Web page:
By now Welles' stock has fallen so low that if he were to bite himself to death in one of his more impassioned performances, his obituaries would probably have more to say about the entirely accidental phenomena of his 'Mars' broadcast than about any of his real achievements. In the popular mind he is vaguely remembered as a sonorous voice called The Shadow, and more concretely as an ex-husband of Rita Hayworth who developed a fondness for publicly sawing her in half. If the tag 'wonder boy' still sticks, it sticks without any general awareness of how it may have been earned, or whether it was ever earned at all. The supposition probably is that he invented it for himself. Even those of us who do remember the good, the promising, the exciting things about Orson Welles are not much inclined to say so any more. We have a feeling that our earlier enthusiasm may not have been justified, that we may have been taken in.
This is as unfair, as ungracious, and as ungrateful as it was understandable. It is one thing to plug for the comeback of a man who has failed in a more or less dignified fashion. A quiet obscurity may be the prelude to renewed fame. But a noisy, busy obscurity is something else again. Welles has let himself turn into a buffoon, and buffoonery is a quality hard to erase from the public mind. In fact, the imprint of the clown is by now so firm that the talents Welles once displayed as a serious, or at least respectable, director, producer, and scenarist have been all but obliterated.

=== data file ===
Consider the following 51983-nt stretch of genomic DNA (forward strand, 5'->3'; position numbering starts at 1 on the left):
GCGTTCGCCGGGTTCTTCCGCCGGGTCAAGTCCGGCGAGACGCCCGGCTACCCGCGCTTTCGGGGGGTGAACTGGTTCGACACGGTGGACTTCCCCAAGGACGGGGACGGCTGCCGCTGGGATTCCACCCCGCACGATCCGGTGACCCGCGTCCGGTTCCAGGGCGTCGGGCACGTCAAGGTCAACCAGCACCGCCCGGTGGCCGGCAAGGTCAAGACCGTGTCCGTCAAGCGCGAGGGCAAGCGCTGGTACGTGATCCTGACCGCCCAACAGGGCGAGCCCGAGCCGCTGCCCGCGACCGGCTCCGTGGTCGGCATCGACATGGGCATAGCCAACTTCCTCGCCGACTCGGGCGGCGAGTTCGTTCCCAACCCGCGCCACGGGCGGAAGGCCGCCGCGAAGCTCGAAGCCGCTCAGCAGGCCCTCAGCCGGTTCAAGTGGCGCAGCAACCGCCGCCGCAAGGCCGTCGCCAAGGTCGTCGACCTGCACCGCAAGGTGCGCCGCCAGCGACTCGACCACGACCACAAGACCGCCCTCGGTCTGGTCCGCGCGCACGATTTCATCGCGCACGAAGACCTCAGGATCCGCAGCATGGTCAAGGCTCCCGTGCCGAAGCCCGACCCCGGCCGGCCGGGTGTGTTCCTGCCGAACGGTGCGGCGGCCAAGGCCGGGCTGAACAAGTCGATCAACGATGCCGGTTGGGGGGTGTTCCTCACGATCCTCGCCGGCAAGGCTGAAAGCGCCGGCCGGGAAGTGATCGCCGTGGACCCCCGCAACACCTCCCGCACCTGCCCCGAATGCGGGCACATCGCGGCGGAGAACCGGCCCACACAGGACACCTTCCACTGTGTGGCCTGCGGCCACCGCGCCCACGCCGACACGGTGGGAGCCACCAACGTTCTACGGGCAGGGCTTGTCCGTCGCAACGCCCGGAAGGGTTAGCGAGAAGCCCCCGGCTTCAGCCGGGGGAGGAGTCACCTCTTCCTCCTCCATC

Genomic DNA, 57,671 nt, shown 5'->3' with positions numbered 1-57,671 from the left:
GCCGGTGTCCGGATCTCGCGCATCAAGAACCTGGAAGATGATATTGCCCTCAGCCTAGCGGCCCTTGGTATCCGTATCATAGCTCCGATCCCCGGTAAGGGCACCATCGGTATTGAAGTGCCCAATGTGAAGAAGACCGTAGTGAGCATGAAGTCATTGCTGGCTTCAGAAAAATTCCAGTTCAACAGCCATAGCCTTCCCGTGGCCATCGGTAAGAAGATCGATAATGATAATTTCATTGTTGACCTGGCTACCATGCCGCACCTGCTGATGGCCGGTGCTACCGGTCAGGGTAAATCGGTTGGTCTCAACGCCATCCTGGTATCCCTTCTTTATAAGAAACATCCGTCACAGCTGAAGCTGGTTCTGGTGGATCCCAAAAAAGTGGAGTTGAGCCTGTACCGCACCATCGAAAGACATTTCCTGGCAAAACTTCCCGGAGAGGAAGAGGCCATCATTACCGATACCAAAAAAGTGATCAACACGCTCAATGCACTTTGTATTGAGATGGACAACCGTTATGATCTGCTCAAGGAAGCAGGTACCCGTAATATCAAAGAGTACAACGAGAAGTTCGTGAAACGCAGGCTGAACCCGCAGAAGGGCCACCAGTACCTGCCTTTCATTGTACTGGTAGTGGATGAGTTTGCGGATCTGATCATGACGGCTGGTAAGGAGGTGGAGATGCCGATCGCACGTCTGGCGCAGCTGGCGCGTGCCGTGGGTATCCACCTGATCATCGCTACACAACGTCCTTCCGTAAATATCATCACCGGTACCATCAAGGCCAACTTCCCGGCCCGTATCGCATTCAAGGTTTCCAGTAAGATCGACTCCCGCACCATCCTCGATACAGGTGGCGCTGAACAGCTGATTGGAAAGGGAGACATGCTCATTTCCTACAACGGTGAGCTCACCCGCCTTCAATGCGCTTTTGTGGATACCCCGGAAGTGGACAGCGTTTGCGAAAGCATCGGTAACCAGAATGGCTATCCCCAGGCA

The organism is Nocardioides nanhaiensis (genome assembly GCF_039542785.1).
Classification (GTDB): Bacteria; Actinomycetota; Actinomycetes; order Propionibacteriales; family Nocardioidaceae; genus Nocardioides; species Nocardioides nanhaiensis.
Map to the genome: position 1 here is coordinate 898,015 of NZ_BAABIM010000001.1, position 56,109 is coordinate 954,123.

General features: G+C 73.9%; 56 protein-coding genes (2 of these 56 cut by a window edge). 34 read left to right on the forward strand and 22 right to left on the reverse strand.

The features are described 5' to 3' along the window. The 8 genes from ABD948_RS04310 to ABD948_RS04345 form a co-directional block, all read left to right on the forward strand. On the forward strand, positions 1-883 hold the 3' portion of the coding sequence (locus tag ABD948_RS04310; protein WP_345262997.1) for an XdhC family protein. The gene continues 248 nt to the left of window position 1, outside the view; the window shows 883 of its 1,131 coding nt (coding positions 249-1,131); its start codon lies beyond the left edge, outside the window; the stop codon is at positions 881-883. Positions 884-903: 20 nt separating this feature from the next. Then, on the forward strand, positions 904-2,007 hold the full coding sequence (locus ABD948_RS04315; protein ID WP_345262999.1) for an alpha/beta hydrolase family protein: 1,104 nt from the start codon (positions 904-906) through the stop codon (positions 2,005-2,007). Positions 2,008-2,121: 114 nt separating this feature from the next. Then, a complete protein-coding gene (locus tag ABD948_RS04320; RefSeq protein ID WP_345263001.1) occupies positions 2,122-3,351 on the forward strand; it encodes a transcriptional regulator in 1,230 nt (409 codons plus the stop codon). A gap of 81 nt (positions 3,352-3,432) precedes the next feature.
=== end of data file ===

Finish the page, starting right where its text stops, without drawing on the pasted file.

They're worth recalling. It's true that there always was an air of extravagance about Welles' work as a director, and when he set Macbeth in Haiti, cast it with Negroes, and backed the banquet scene with a blasting recording of The Blue Danube Waltz, he was pulling off a stunt. But he pulled it off. When he did a bare stage, modern dress Julius Caesar, there was still an air of effrontery about the whole business but there was also some sound, legitimate excitement. By the time he turned to the long-forgotten Shoemaker's Holiday and gave it a roaring, accurate Elizabethan production, he was thoroughly legitimate. His direction of the later Native Son was the only good thing about that production: what tension the play had was infused, and infused by Welles.